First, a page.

While FIG. 8 depicts the display device 31 resting upon the force sensing platform 32, FIGS. 9 and 10 re-represent this same system, but with the display and platform replaced by a transparent cube for diagrammatic clarity. For concreteness, a specific reference point "R" is shown, with a particular coordinate system illustrated at 104 in FIG. 9. Thrust and translation vectors may consist of an x, y, z enumeration of pound or inch values, and torque and rotation vectors may consist of a pitch, yaw, roll enumeration of pound-inch or radian values. Although centering and aligning the coordinates on the axes of symmetry in the manner suggested by FIG. 9 would make numerical examples of the matrices discussed below look simpler, this choice is otherwise arbitrary. For simplicity, moreover, force and sensor outputs will be discussed as though only time-varying components existed, since carrying through such constants as the display weight or the baseline sensor outputs would unnecessarily clutter the description without altering the results.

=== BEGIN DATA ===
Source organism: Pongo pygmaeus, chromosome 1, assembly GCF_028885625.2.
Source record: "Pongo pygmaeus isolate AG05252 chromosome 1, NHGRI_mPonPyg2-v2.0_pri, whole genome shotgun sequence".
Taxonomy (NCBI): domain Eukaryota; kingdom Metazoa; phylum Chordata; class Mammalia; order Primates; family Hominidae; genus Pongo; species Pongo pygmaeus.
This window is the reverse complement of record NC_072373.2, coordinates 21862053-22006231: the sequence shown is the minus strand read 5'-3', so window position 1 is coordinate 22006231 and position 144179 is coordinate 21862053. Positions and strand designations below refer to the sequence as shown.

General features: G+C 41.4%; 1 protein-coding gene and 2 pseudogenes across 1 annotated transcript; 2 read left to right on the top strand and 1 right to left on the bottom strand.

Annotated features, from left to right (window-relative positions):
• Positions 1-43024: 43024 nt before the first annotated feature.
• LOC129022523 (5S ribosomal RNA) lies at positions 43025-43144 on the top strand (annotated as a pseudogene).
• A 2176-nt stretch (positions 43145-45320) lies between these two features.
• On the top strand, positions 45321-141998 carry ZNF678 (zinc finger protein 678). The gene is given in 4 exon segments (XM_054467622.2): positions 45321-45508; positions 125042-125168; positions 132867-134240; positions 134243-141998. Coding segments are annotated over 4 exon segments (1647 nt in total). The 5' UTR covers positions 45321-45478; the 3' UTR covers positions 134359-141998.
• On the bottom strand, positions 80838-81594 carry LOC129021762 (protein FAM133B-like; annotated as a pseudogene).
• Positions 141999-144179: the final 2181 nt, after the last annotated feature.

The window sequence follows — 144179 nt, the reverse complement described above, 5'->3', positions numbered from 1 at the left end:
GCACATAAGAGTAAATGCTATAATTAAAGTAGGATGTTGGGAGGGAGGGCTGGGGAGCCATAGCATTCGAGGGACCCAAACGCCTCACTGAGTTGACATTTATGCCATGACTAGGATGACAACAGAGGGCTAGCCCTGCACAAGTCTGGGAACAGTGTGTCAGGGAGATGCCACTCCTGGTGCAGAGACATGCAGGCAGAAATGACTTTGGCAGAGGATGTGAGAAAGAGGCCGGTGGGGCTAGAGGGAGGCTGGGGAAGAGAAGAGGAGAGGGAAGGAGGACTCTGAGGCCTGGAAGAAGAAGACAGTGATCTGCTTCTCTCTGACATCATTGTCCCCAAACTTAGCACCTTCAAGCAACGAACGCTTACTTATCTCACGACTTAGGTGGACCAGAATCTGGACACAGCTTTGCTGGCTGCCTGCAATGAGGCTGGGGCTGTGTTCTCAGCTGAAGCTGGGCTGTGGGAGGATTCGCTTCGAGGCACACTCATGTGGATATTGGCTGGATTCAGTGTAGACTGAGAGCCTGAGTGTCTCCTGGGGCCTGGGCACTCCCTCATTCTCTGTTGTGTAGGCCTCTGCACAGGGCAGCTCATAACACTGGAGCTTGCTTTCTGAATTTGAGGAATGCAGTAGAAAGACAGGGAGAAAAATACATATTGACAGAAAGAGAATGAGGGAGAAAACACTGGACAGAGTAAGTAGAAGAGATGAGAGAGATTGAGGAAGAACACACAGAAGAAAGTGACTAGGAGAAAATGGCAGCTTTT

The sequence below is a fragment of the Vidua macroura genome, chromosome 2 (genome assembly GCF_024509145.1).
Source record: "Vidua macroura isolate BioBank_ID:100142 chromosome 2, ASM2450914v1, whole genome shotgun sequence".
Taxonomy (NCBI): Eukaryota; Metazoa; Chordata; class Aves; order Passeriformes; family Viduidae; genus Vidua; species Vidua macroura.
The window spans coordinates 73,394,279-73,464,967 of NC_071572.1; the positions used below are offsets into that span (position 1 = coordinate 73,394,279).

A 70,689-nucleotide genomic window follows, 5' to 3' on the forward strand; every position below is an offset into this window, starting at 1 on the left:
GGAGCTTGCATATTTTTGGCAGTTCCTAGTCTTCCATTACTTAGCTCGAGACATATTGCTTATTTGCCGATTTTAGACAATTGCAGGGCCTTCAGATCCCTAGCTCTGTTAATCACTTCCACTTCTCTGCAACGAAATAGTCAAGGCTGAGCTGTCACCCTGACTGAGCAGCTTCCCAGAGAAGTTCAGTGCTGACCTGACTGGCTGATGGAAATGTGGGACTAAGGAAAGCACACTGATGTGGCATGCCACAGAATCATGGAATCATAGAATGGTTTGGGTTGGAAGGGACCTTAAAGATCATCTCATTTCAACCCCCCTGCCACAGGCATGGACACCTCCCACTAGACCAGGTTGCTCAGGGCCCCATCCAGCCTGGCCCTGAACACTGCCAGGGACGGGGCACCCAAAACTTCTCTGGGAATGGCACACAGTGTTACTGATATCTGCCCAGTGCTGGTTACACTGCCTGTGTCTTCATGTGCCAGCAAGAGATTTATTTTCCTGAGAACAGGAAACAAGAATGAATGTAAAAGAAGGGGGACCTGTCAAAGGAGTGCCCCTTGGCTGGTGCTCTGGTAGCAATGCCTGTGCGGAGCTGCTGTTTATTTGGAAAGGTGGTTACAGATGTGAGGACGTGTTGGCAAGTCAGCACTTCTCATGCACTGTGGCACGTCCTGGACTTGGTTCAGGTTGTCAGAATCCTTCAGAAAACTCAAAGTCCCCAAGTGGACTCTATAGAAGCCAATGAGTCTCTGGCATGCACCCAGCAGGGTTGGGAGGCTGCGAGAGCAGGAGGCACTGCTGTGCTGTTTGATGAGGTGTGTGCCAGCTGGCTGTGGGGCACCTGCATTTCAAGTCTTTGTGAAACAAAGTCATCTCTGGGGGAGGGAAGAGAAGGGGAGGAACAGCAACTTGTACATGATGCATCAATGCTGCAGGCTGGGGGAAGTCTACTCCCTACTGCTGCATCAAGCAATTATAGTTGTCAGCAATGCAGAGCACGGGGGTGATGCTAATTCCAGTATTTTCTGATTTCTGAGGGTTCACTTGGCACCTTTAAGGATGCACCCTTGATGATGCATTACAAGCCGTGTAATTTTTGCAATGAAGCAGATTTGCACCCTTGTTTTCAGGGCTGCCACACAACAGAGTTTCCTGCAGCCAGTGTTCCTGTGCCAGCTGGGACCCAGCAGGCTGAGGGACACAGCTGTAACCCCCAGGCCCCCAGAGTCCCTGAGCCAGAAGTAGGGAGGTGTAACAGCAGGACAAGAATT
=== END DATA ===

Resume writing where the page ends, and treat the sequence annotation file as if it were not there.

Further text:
In FIG. 10, thus, a thrust vector THRUST-- P is diagrammed at its point of application P. The "thrust line" of the force applied at P is defined to be the locus of points reached by the infinite extension of THRUST-- P through touch point P. The actual area of contact between the user's finger and the display screen actually consists of many points close to P, through which infinitesimal contributions to the total thrust pass in directions roughly parallel to THRUST-- P. This means that the torque exerted by finger pressure about P, and indeed about all points on the thrust line, is negligible. Since the torque magnitude of the force referenced to other points rises in proportion to their distance from the thrust line, there exists a well defined line of minimum torque magnitude which is virtually coincident with the thrust line for a force of this kind--called a "simple contact force". (Note that were the hand, instead of using finger touch, inserting a peg into a pegboard, the contact force might not be simple; the mechanical interlock of peg in hole would allow a substantial uncontrolled torque to be transmitted through the "point" of contact. Indeed, if the peg and hole were square, there would not need to be any relationship at all between the thrust line and the line of minimum torque).